While going over the casts on my very short break in April, I discovered some things that made me wonder if the impressions could have been hoaxed. The problem I found was that there seemed to be little toe splay variation from print to print. This feature (or lack thereof) might indicate a prosthetic foot, such as a wooden cutout.
|This cast was obtained in a sandy|
patch of substrate where the mud
had washed away. Note the sand
grains in the cast.
I later discovered that Dr. Jeff Meldrum had an opportunity to examine a small sampling of the London casts obtained by Toby Johnson, Thom Powell, and Guy Edwards at the recent Primal Peoples gathering in Washington. After seeing the casts, Dr. Meldrum also had some concerns about their authenticity.
This past week, I sat down with Dr. Meldrum in his office and spent several hours discussing the trackway and casts. We noted the apparent lack of variation in toe position, and talked about how much change in toe position should be expected if one individual is walking over a flat, uniform substrate. We agreed that there should be relatively little variation, but indeed some.
While closely examining photographs of the casts, we discovered several examples of toe variation that were greater than first noticed, both in relative depth and splay. These examples occurred where the substrate changed from mud to sand, and at the point where the creature walked up a slight incline towards the shoreline of the reservoir. This is exactly where one would expect this sort of variation to occur: at the change in the substrate.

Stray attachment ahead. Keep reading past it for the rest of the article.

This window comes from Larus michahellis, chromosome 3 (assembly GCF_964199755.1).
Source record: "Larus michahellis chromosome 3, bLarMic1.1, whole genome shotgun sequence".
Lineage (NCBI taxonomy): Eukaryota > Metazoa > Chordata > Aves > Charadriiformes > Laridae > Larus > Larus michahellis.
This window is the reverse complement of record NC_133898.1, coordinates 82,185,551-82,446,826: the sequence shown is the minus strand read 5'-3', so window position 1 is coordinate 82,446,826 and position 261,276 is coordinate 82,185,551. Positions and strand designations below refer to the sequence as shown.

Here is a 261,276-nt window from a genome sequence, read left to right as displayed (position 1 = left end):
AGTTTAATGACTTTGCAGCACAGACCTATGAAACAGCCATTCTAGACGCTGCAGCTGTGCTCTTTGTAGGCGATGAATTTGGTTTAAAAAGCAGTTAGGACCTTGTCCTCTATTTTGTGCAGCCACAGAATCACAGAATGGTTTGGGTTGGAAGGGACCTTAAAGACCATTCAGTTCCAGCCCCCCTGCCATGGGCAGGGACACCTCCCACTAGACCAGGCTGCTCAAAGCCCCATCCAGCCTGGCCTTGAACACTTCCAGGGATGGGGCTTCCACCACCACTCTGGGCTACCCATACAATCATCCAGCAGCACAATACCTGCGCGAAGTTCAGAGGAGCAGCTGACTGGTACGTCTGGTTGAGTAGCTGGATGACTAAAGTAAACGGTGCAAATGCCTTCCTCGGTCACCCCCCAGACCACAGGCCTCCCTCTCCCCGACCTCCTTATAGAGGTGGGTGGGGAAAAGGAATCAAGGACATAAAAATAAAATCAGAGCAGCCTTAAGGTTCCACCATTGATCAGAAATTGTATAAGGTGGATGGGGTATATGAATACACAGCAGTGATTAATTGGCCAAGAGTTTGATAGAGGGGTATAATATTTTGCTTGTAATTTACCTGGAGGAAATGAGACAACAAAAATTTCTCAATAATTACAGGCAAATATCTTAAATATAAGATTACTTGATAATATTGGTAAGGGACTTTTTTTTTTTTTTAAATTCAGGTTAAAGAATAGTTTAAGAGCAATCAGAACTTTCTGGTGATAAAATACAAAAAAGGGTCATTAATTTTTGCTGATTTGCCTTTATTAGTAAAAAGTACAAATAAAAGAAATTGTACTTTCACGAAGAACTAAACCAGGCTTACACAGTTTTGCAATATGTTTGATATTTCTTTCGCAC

I missed these details because I didn't have sufficient time to closely examine each cast and contrast it with all the others before hitting the road again after my short break. As for Dr. Meldrum's initial observations, he hadn't seen enough examples of the individual casts to determine this sort of variability.
|The twenty-fifth our of sixty-four consecutive |
impressions cast in the trackway.
Our meeting lasted several hours, and several other features visible in the detailed photographs were discussed. Many of these features point towards the authenticity of the casts. Among these features are the mud protruding up between the toes, the consistency of the grabbing action of the first three digits (but often excluding the fourth and fifth digits), and the natural shape and contour of the elongated heel. The possibility that some of the casts recorded striations from the toe nails was also brought up.
After a pleasant lunch and an interesting conversation about many bigfooty things, Dr. Meldrum dropped me off at the hotel. Upon parting, he noted that the photographs he saw helped him "turn the corner" in his opinion on the authenticity of the casts. Dr. Meldrum and I will soon solidify plans to scan all of the available casts for his Virtual Footprint Archive.
Enjoy these detailed photographs of the London Tracks (click on them for the larger versions). You may use these pictures for your personal research, or for posting on blogs and whatnot. Please respect my copyright by asking for permission to use any of my materials for other ventures.
|Impression number 121 out of 122 from the London Trackway.|
Note the distinct pressure ridge left by the grasping action of
the toes in the soft, sandy substrate.
|Some of the prints impressed two or more inches|
into the substrate.
|Close up side view of one of the earlier track casts.|
Note the striations that do NOT extend to the full
depth of the rounded toe impression. Could this
be the result of the ragged front edge of a toe nail?
|One of many very nice looking prints|
from the London Trackway.